Every December I read hundreds of long-form essays to select the Sidney Awards, and every year I regret that I spend so much of the other 11 months reading online trivia. Then, every January, I revert to Twitter.
Andrew Sullivan got sucked into the online addiction in a big way, yanked himself away from it and wrote a brilliant essay on the process for New York magazine called “I Used to Be a Human Being.”
Sullivan was the superstar of what I guess we can call the blogging era, consumed with online volleying all day, every day. Everything else — health, friendships — atrophied: “Every minute I was engrossed in a virtual interaction I was not involved in a human encounter. Every second absorbed in some trivia was a second less for any form of reflection, or calm, or spirituality.” He also came to understand that we don’t really control our time online. Our clicks are seduced by technologists superbly able to suck us in.
There is also something emotionally comforting, if cowardly, about life through the screen: “An entire universe of intimate responses is flattened to a single, distant swipe. We hide our vulnerabilities, airbrushing our flaws and quirks; we project our fantasies onto the images before us.”
Sullivan cut the cord, went to a silent retreat center and promptly collapsed. Issues from his traumatic childhood flooded back. “It was as if, having slowly and progressively removed every distraction from my life, I was suddenly faced with what I had been distracting myself from. Resting for a moment against the trunk of a tree, I stopped, and suddenly found myself bent over, convulsed with the newly present pain, sobbing.”
Sullivan’s essay marks an important turning point as more people realize that smartphones have made online life so consuming as to become a monster.
Martha Nussbaum is one of America’s most brilliant philosophers, her work often focusing on the content and nature of emotions. Rachel Aviv’s wonderful New Yorker profile, “The Philosopher of Feelings,” opens with Nussbaum writing a lecture while flying to see her dying mother:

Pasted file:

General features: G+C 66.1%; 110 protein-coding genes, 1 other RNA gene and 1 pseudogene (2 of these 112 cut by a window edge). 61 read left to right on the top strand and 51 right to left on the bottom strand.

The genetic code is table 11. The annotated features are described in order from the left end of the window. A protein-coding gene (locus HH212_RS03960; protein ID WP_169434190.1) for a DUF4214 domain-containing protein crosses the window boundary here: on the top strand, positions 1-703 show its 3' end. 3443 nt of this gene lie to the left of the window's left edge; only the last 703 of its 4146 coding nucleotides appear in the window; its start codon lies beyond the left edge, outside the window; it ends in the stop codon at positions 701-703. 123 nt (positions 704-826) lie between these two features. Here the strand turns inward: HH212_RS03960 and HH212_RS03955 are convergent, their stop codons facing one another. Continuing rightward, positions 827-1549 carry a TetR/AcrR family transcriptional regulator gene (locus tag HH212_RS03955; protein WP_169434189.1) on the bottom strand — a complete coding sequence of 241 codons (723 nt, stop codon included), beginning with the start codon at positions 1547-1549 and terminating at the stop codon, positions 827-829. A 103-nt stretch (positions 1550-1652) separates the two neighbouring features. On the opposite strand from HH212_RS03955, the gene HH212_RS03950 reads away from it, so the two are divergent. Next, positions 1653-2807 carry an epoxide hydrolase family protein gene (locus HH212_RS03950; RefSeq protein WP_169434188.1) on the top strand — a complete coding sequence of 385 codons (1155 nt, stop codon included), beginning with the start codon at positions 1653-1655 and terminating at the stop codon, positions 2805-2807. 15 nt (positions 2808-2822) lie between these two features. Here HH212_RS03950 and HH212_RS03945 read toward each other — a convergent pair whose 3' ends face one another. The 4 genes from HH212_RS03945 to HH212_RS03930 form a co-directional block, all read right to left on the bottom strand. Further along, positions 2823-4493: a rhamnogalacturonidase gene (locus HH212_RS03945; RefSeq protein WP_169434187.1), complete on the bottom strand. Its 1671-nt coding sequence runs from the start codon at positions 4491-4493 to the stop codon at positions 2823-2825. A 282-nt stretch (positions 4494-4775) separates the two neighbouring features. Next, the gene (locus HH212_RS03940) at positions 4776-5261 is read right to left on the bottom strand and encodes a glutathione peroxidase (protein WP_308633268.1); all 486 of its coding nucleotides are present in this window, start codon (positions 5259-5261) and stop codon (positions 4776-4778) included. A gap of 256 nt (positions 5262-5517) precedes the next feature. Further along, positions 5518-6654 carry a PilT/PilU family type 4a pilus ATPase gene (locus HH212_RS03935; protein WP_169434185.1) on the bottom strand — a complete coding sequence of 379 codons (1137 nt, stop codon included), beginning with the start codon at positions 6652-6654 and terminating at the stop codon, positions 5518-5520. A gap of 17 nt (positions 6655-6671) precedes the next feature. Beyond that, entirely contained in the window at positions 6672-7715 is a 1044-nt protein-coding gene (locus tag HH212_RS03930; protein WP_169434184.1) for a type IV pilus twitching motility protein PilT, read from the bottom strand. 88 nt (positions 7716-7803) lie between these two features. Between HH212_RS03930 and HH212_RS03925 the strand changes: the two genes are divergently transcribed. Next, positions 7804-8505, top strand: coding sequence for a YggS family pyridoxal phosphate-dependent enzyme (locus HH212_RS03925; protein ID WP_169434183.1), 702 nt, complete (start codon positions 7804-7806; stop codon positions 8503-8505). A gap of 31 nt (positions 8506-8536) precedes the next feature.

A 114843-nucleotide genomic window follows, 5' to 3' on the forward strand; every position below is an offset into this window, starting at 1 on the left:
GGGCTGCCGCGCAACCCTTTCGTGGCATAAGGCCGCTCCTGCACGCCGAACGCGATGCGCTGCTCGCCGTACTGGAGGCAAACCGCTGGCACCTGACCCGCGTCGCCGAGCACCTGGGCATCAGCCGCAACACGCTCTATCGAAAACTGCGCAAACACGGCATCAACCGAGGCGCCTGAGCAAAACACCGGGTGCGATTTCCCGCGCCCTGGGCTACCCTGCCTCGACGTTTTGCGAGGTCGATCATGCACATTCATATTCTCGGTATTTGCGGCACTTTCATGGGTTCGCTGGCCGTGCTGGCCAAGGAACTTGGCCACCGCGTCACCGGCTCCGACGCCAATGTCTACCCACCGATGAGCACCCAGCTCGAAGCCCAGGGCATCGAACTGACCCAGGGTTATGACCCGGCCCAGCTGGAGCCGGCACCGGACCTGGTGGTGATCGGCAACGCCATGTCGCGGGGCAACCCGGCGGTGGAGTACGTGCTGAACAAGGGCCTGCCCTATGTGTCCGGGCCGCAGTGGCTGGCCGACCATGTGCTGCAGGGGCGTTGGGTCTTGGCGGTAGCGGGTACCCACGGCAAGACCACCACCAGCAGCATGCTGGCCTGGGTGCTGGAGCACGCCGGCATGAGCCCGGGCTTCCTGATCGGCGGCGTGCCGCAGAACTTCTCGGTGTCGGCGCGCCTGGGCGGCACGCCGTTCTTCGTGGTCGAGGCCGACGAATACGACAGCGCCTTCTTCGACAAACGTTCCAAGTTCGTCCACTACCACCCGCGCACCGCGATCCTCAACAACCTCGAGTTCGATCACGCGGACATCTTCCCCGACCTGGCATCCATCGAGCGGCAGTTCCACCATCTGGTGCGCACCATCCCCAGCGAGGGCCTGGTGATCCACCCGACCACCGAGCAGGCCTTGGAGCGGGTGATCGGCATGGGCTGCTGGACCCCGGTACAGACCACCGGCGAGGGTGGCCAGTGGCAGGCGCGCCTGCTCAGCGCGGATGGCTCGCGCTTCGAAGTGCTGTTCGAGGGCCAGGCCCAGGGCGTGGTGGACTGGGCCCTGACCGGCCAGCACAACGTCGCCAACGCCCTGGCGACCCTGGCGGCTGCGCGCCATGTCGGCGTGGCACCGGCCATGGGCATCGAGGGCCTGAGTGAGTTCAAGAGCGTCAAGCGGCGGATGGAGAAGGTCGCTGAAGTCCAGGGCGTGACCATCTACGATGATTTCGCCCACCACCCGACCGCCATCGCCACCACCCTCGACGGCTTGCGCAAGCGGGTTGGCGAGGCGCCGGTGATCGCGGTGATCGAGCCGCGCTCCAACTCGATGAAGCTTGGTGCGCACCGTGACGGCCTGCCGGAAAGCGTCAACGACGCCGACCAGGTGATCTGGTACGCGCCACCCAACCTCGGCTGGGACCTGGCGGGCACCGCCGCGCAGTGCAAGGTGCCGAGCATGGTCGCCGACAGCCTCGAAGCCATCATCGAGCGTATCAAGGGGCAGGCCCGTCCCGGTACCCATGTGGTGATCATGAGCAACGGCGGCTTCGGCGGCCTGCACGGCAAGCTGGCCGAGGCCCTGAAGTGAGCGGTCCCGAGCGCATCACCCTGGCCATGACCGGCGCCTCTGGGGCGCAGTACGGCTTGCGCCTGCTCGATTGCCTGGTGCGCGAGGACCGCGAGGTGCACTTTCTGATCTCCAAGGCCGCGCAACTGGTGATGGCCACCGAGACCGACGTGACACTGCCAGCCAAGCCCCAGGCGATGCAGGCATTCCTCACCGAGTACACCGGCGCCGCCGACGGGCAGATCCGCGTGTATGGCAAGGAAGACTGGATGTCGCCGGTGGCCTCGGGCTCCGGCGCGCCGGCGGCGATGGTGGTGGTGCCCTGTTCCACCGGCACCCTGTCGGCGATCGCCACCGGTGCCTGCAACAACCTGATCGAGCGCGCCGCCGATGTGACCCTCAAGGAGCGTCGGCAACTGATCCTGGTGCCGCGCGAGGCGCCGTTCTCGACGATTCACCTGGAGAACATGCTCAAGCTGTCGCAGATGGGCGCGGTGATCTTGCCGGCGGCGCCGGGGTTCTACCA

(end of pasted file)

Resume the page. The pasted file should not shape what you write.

“In the lecture, she described how the Roman philosopher Seneca, at the end of each day, reflected on his misdeeds before saying to himself, ‘This time I pardon you.’ The sentence brought Nussbaum to tears. She worried that her ability to work was an act of subconscious aggression, a sign that she didn’t love her mother enough. I shouldn’t be away lecturing, she thought. I shouldn’t have been a philosopher. Nussbaum sensed that her mother saw her work as cold and detached, a posture of invulnerability. ‘We aren’t very loving creatures, apparently, when we philosophize,’ Nussbaum has written.”
The profile is a subtle exploration of a woman who is extreme at both ends of the sense and sensibility spectrum, who is almost fanatically organized and professionally accomplished, but also deeply emotional and open to the things in the world that can leave you shattered.
I have left the election largely out of the awards, named for the philosopher Sidney Hook, since we’ve been so consumed by the madness all year. But I should mention a few deserving political essays:
In “How American Politics Went Insane,” in The Atlantic, Jonathan Rauch argues that generations of well-intentioned reformers have destroyed the informal structures of politics, like parties, congressional hierarchies and pork barrel spending, that make government work. The reformers saw insiderish corruption, but these mediating structures held leaders accountable to one another. Without them, we are left in a world of chaos, political dysfunction, atomization and demagogy.
The economist Tyler Cowen of the Marginal Revolution blog excellently suggested that I include a pro-Trump essay, to give the winning side its due. I’ve picked “The Flight 93 Election,” from The Claremont Review of Books, by the person who writes under the name Publius Decius Mus. The core argument is that modern conservatism has failed at everything except its self-preservation, that a figure like Donald Trump could arise only in deeply corrupt times and that only the radical shift he offers can protect the nation from utter destruction.
Some sort of prognostication prize should go to Ronald Brownstein for “Is Donald Trump Outflanking Hillary Clinton,” also in The Atlantic. One week before the election, Brownstein wondered why the Clinton campaign was spending its energies on states it didn’t need to win, like Florida, while neglecting the “Blue Wall” states it absolutely had to win, like Wisconsin and Michigan.
Finally, to lift our eyes to the heavens, let’s throw in Alan Lightman’s “What Came Before the Big Bang?,” in Harper’s. Lightman describes current thinking about the creation of the universe. He suggests that the universe moves from tidiness to messiness, that the entire universe may have once been like a subatomic particle, that before-and-after, cause-and-effect thinking might be a human construct that prevents us from understanding cosmic events.
Lightman’s account of cosmology explodes our mental frameworks and normal categories, and thus serves as a good preparation for 2017.